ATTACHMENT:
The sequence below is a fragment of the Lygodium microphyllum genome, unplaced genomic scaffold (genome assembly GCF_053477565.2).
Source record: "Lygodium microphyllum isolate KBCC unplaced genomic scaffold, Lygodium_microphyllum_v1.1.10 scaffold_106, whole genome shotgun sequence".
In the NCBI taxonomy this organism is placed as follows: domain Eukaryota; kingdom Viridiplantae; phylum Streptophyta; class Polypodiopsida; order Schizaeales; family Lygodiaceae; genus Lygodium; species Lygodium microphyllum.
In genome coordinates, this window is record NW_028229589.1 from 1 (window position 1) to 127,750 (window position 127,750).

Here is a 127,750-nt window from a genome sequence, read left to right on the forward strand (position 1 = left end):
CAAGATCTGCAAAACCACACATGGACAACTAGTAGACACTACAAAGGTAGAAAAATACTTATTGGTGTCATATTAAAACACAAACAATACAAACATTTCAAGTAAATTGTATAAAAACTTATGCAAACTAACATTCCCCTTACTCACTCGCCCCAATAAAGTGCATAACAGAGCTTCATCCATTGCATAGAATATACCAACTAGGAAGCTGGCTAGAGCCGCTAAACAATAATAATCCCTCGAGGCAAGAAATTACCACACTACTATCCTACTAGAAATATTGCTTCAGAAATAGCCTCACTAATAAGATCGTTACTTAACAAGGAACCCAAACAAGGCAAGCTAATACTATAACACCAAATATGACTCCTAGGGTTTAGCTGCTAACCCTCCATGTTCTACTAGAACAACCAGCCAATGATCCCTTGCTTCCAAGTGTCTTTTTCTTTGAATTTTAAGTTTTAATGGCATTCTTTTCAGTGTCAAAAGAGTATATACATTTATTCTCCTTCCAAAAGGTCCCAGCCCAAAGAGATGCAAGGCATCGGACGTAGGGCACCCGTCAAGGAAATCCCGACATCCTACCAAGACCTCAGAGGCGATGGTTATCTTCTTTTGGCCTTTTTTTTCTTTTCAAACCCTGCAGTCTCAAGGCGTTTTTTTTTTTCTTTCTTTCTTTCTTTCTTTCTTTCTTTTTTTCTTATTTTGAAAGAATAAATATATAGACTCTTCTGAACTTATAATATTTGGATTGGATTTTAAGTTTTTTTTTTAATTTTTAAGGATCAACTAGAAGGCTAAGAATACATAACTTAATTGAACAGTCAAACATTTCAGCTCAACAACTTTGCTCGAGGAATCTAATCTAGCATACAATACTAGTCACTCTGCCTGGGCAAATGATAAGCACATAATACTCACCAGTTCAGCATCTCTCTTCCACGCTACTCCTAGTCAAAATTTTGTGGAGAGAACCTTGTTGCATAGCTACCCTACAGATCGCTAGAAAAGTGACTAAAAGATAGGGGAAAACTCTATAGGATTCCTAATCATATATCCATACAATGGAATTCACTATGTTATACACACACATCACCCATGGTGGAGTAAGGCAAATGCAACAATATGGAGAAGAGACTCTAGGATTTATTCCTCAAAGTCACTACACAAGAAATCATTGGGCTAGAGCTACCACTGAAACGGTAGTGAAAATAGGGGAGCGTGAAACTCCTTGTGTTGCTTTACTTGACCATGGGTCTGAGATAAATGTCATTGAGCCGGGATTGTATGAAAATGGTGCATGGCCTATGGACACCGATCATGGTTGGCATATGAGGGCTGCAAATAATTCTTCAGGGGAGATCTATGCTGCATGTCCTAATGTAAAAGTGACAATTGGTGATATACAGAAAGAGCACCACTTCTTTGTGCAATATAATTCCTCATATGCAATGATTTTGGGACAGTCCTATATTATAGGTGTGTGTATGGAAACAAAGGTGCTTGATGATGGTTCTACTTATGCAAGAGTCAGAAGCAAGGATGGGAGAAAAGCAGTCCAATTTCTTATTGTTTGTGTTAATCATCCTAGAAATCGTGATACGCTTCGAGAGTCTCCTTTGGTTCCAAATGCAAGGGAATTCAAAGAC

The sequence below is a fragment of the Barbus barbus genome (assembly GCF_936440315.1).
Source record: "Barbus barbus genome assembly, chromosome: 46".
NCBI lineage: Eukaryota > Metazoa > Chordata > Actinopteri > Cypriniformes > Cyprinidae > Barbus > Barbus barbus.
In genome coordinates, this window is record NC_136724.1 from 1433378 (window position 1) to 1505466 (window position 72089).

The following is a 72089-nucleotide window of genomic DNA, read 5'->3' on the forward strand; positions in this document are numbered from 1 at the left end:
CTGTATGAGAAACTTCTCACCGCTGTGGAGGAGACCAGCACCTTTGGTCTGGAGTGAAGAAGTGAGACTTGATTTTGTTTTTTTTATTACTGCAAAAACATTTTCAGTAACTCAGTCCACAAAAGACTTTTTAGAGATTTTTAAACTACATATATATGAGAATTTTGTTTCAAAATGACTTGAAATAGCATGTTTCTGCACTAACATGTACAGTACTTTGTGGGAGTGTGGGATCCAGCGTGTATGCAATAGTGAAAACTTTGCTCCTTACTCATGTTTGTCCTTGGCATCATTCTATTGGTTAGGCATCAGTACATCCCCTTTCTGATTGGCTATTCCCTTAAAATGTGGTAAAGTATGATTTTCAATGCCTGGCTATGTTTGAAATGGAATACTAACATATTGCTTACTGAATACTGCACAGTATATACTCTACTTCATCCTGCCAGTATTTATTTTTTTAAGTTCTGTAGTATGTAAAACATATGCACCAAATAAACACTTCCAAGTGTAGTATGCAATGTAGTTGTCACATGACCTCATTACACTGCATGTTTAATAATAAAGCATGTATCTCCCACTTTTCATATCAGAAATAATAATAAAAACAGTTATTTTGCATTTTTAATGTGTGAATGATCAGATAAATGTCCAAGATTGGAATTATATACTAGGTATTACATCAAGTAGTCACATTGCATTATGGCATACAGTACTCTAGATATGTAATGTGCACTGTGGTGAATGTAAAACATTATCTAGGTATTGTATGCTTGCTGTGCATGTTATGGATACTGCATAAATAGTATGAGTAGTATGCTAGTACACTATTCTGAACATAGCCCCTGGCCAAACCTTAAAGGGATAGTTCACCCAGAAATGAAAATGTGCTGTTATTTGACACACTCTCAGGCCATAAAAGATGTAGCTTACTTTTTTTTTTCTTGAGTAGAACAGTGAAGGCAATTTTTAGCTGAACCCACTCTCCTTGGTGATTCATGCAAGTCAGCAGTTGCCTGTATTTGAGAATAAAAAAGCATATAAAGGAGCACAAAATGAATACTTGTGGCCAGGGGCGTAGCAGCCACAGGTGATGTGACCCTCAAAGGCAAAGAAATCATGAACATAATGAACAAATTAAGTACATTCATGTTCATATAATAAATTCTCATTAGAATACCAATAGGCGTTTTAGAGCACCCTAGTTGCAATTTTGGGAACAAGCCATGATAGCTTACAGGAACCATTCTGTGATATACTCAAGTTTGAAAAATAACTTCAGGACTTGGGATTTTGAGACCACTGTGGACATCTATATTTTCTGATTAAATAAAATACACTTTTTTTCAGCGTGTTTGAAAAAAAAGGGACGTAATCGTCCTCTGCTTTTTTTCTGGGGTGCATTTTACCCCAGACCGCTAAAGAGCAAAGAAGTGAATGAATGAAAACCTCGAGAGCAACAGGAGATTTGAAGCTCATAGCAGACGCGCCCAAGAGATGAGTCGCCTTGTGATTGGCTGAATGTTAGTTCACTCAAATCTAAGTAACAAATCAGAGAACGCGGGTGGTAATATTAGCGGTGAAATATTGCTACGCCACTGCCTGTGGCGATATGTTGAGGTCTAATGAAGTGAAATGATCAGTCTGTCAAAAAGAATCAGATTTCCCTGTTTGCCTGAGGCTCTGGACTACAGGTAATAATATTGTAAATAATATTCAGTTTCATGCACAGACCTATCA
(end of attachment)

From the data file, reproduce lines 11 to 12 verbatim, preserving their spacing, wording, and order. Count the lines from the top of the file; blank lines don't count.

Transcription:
The following is a 72089-nucleotide window of genomic DNA, read 5'->3' on the forward strand; positions in this document are numbered from 1 at the left end:
CTGTATGAGAAACTTCTCACCGCTGTGGAGGAGACCAGCACCTTTGGTCTGGAGTGAAGAAGTGAGACTTGATTTTGTTTTTTTTATTACTGCAAAAACATTTTCAGTAACTCAGTCCACAAAAGACTTTTTAGAGATTTTTAAACTACATATATATGAGAATTTTGTTTCAAAATGACTTGAAATAGCATGTTTCTGCACTAACATGTACAGTACTTTGTGGGAGTGTGGGATCCAGCGTGTATGCAATAGTGAAAACTTTGCTCCTTACTCATGTTTGTCCTTGGCATCATTCTATTGGTTAGGCATCAGTACATCCCCTTTCTGATTGGCTATTCCCTTAAAATGTGGTAAAGTATGATTTTCAATGCCTGGCTATGTTTGAAATGGAATACTAACATATTGCTTACTGAATACTGCACAGTATATACTCTACTTCATCCTGCCAGTATTTATTTTTTTAAGTTCTGTAGTATGTAAAACATATGCACCAAATAAACACTTCCAAGTGTAGTATGCAATGTAGTTGTCACATGACCTCATTACACTGCATGTTTAATAATAAAGCATGTATCTCCCACTTTTCATATCAGAAATAATAATAAAAACAGTTATTTTGCATTTTTAATGTGTGAATGATCAGATAAATGTCCAAGATTGGAATTATATACTAGGTATTACATCAAGTAGTCACATTGCATTATGGCATACAGTACTCTAGATATGTAATGTGCACTGTGGTGAATGTAAAACATTATCTAGGTATTGTATGCTTGCTGTGCATGTTATGGATACTGCATAAATAGTATGAGTAGTATGCTAGTACACTATTCTGAACATAGCCCCTGGCCAAACCTTAAAGGGATAGTTCACCCAGAAATGAAAATGTGCTGTTATTTGACACACTCTCAGGCCATAAAAGATGTAGCTTACTTTTTTTTTTCTTGAGTAGAACAGTGAAGGCAATTTTTAGCTGAACCCACTCTCCTTGGTGATTCATGCAAGTCAGCAGTTGCCTGTATTTGAGAATAAAAAAGCATATAAAGGAGCACAAAATGAATACTTGTGGCCAGGGGCGTAGCAGCCACAGGTGATGTGACCCTCAAAGGCAAAGAAATCATGAACATAATGAACAAATTAAGTACATTCATGTTCATATAATAAATTCTCATTAGAATACCAATAGGCGTTTTAGAGCACCCTAGTTGCAATTTTGGGAACAAGCCATGATAGCTTACAGGAACCATTCTGTGATATACTCAAGTTTGAAAAATAACTTCAGGACTTGGGATTTTGAGACCACTGTGGACATCTATATTTTCTGATTAAATAAAATACACTTTTTTTCAGCGTGTTTGAAAAAAAAGGGACGTAATCGTCCTCTGCTTTTTTTCTGGGGTGCATTTTACCCCAGACCGCTAAAGAGCAAAGAAGTGAATGAATGAAAACCTCGAGAGCAACAGGAGATTTGAAGCTCATAGCAGACGCGCCCAAGAGATGAGTCGCCTTGTGATTGGCTGAATGTTAGTTCACTCAAATCTAAGTAACAAATCAGAGAACGCGGGTGGTAATATTAGCGGTGAAATATTGCTACGCCACTGCCTGTGGCGATATGTTGAGGTCTAATGAAGTGAAATGATCAGTCTGTCAAAAAGAATCAGATTTCCCTGTTTGCCTGAGGCTCTGGACTACAGGTAATAATATTGTAAATAATATTCAGTTTCATGCACAGACCTATCA